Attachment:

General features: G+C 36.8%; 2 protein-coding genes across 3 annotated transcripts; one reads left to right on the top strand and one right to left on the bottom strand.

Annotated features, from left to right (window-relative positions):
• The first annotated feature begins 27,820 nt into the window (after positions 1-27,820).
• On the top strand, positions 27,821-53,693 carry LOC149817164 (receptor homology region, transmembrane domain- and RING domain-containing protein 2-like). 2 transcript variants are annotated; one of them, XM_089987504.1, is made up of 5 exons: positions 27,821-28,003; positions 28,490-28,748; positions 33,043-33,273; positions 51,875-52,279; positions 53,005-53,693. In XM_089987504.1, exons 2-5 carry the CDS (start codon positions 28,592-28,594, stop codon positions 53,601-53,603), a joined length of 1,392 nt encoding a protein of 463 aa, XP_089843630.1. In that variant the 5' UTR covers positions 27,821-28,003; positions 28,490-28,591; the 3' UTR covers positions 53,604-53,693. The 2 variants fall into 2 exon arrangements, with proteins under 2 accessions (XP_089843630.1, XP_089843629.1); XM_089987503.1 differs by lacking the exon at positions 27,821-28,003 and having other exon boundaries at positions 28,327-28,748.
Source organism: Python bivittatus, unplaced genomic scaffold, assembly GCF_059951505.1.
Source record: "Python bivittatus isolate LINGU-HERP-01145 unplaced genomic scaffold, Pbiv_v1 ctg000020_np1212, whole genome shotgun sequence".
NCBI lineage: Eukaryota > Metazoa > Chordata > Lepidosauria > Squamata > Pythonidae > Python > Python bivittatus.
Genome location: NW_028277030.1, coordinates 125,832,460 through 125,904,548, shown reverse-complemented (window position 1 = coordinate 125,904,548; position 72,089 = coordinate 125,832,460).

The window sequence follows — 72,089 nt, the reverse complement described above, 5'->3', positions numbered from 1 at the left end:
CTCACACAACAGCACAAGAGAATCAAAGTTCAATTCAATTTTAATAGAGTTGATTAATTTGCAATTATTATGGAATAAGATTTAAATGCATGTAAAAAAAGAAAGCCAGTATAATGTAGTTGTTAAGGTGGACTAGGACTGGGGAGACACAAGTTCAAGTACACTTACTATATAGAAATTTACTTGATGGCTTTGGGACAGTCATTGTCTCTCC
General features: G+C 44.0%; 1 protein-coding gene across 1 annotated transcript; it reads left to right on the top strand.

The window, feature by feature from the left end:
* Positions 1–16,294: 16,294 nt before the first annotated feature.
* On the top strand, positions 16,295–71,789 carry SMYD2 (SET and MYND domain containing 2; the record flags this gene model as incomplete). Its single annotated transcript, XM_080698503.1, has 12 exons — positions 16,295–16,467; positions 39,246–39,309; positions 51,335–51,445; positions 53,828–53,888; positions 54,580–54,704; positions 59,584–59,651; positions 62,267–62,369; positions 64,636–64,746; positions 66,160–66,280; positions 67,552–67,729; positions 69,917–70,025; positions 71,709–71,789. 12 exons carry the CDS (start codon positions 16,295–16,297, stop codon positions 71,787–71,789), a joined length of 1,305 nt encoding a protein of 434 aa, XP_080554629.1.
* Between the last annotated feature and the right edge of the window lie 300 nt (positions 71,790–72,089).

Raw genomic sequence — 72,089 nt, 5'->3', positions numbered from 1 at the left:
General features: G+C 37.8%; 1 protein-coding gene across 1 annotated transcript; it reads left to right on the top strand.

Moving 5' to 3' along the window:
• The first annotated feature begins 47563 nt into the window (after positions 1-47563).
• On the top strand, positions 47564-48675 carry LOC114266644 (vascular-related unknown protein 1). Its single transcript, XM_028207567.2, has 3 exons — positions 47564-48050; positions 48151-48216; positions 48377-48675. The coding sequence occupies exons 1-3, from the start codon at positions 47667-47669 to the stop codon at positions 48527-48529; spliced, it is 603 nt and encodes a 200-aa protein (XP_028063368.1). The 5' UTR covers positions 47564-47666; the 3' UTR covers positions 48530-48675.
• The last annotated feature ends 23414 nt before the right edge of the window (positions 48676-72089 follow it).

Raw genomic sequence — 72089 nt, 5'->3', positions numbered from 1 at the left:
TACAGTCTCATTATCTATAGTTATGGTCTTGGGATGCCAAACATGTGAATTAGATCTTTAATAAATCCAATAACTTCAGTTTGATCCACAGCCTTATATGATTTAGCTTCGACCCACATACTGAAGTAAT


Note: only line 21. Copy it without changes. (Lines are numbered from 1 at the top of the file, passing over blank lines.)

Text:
• The last annotated feature ends 23414 nt before the right edge of the window (positions 48676-72089 follow it).